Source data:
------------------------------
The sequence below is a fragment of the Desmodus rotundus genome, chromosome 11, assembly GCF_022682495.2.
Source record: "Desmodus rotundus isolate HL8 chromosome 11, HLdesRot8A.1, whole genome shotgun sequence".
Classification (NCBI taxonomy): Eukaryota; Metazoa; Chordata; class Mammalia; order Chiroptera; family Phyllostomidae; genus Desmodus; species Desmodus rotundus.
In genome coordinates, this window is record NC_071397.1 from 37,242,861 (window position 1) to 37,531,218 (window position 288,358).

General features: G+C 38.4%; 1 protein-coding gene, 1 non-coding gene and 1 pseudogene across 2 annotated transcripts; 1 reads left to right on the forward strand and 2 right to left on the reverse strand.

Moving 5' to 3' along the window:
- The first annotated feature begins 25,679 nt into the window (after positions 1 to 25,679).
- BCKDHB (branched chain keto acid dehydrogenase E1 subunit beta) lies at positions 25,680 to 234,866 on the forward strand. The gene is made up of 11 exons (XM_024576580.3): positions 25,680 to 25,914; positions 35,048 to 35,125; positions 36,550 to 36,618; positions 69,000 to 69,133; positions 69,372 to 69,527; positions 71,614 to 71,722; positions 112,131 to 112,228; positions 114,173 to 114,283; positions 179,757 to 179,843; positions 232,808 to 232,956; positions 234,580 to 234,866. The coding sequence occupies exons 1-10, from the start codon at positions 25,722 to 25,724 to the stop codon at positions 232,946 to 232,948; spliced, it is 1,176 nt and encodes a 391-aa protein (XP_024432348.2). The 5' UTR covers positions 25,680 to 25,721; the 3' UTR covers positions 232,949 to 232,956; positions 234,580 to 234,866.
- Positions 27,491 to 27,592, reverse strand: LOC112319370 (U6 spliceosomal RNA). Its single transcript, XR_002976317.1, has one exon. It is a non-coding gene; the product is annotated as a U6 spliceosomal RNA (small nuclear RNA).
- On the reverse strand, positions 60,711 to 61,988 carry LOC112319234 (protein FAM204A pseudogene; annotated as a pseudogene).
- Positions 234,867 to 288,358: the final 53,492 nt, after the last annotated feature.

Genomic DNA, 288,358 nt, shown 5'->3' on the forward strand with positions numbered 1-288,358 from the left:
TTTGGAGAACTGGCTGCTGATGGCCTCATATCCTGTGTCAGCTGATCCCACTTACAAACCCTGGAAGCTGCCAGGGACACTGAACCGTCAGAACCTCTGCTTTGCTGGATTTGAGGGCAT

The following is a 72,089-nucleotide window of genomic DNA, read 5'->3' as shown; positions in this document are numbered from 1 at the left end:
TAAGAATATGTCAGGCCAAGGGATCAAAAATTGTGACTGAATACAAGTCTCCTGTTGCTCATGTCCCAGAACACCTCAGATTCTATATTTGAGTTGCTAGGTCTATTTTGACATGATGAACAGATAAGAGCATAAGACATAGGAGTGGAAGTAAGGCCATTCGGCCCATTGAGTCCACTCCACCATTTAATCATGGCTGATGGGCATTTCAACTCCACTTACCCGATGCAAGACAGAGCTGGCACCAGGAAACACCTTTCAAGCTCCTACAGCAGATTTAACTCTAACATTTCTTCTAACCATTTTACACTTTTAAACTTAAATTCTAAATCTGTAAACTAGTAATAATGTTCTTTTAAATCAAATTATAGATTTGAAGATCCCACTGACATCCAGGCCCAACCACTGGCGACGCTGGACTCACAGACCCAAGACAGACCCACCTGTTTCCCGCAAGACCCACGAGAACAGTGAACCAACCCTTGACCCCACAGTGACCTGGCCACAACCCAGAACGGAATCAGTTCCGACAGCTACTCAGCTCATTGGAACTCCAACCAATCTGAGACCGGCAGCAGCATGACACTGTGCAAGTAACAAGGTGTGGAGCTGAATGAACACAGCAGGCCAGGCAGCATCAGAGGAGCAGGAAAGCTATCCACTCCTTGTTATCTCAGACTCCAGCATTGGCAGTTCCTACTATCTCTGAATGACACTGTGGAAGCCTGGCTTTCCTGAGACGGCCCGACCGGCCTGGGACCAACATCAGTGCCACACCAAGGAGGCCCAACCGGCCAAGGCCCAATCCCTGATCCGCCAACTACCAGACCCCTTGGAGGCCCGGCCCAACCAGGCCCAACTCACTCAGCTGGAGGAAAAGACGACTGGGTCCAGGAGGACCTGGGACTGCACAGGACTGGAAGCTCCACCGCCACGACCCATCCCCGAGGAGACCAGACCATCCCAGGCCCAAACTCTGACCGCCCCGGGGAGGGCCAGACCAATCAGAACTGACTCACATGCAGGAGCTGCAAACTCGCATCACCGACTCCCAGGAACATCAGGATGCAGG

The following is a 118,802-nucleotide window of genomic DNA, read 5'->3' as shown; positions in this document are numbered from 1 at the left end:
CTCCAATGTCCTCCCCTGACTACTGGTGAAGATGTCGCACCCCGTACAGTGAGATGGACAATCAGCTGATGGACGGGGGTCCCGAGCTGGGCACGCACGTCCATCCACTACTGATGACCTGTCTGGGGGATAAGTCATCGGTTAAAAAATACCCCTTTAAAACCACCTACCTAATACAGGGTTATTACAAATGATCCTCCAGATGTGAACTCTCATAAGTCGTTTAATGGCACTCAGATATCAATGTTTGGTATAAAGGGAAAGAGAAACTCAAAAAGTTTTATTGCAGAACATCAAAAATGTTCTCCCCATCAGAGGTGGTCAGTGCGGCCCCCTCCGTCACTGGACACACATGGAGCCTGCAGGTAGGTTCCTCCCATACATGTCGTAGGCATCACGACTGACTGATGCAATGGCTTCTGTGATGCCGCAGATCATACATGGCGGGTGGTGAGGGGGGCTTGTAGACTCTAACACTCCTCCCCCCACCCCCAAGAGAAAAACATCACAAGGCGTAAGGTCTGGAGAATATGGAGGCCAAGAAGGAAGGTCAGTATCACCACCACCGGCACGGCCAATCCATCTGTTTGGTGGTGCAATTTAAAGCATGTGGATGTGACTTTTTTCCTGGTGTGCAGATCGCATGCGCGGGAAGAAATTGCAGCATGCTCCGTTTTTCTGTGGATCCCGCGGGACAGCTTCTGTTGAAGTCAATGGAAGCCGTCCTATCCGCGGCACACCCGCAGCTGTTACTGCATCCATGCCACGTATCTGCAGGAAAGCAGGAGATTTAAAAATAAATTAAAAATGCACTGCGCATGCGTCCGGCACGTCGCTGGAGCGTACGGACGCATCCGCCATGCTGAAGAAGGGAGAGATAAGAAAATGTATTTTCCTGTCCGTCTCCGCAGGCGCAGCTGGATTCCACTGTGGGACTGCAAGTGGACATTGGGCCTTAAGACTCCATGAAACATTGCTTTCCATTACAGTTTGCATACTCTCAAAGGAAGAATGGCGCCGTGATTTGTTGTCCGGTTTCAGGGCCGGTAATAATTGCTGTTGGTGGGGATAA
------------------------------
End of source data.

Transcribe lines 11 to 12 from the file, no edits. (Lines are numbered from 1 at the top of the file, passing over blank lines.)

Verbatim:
- Positions 234,867 to 288,358: the final 53,492 nt, after the last annotated feature.

Genomic DNA, 288,358 nt, shown 5'->3' on the forward strand with positions numbered 1-288,358 from the left: